The Montana congressional delegation deserves an F for failure in public process in their separate public lands bills. Partisan politics has once again infected the public lands debate with an overdose of cynicism and self-serving rhetoric.
Sen. Steve Daines ginned up phony meetings with sympathetic county commissioners to justify his bill to release more than a half million acres of Wilderness Study Areas on national forests in Montana. He held no field hearings nor did he seek public input.
Rep. Greg Gianforte not only introduced the Daines' bill in the House, he introduced his own bill that would release WSAs on Bureau of Land Management lands with the same lack of public input or accountability.
Sen. Jon Tester’s bill would designate a small amount of wilderness but isn’t much better. It slices the prime Monture elk habitat area in half and contains provisions to limit environmental review and strip the rights of the public to challenge planned timber sales. The overriding purpose of his bill is to provide steady timber production for the mill in Seeley Lake.
Each of our congressional representatives turned to a select few supporters to shape their public lands legislation. In each case, exclusion equals collusion.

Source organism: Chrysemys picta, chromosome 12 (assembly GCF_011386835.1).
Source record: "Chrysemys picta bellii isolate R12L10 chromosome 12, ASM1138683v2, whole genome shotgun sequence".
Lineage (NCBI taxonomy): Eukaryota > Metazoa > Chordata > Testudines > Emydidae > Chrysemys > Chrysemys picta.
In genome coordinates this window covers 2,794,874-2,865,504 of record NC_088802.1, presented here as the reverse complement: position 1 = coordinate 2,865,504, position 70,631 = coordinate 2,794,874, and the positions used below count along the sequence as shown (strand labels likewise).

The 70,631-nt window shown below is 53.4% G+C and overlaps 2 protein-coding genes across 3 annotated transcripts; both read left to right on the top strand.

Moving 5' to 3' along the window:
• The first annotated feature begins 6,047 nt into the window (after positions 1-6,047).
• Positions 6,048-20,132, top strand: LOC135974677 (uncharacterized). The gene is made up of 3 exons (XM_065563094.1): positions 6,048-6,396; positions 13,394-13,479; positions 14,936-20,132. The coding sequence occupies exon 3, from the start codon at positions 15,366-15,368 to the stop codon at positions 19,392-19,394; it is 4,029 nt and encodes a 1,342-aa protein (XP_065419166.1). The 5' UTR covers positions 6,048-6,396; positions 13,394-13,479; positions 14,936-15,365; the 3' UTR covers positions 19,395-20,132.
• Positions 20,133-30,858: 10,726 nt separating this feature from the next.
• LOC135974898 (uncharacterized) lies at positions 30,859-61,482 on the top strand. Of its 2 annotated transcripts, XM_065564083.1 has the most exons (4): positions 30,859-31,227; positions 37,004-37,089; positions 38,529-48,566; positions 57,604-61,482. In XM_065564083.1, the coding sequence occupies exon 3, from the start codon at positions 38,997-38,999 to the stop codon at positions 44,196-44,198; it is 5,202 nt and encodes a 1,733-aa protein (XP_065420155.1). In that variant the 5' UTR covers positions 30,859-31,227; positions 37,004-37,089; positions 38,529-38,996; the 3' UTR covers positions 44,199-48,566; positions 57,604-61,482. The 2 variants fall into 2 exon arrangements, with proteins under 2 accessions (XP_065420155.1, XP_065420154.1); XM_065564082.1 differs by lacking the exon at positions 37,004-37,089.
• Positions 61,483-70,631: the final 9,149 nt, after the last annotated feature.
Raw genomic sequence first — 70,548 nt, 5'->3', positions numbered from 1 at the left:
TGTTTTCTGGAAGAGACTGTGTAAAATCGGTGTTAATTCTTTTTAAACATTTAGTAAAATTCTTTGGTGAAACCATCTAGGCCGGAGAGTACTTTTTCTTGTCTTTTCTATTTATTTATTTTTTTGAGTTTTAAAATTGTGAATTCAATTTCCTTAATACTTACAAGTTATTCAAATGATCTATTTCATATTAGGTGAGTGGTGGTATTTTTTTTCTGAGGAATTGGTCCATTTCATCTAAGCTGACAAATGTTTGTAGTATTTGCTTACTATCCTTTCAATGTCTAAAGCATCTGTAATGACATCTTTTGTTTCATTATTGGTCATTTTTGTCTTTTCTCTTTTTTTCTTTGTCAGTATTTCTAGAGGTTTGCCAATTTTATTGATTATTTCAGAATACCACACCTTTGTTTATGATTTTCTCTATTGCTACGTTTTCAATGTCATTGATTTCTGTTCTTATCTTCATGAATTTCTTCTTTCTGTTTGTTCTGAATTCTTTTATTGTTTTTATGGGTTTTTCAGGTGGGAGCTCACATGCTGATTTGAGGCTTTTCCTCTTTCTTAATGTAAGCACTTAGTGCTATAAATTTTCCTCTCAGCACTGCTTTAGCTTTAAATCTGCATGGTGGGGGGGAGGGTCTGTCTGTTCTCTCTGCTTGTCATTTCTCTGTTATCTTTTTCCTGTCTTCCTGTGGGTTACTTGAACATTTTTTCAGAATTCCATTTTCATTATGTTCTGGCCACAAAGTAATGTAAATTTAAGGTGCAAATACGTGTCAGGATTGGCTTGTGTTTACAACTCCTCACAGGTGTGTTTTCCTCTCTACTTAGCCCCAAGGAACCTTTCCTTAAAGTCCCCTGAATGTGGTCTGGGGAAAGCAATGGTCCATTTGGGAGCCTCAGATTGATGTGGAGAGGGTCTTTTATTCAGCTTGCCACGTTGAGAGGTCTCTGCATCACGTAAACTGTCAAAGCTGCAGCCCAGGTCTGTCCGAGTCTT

These bills substantially circumvent and usurp the national forest and BLM planning processes, which would ordinarily have full public input. For example, many national forests in Montana are in the process of forest plan revision, including wilderness recommendations to Congress. The BLM has undertaken a similar process. Our delegation is conveniently relying on outdated recommendations from 30 years ago, while the world, and our scientific understanding of it, have changed significantly.
Under the guise of access to public lands, the true purpose of the wilderness release bills is to provide access to our public wild places to corporate contributors. It’s rev up the saws, drills, dredges and excavators because our delegation seems hell-bent on giving away the public store.
Meanwhile, the vast majority of Montanans who were not privy to the meetings and deal-making are being left behind. This same majority supports protection of our remaining public roadless areas and best fish and wildlife habitat.
Each loss of our public roadless areas is an incalculable blow to Montana’s wildlife and wildlands heritage. The delegation’s lack of appreciation for this world-class resource and lack of respect for the public process is unacceptable.
Our delegation needs to put their bills aside and keep election year partisan politics out of this debate. Then bring the issue before all Montanans and the American people in the spirit of open, democratic process. We all own these lands. Why should we allow their future to be determined by a select, politically-connected few?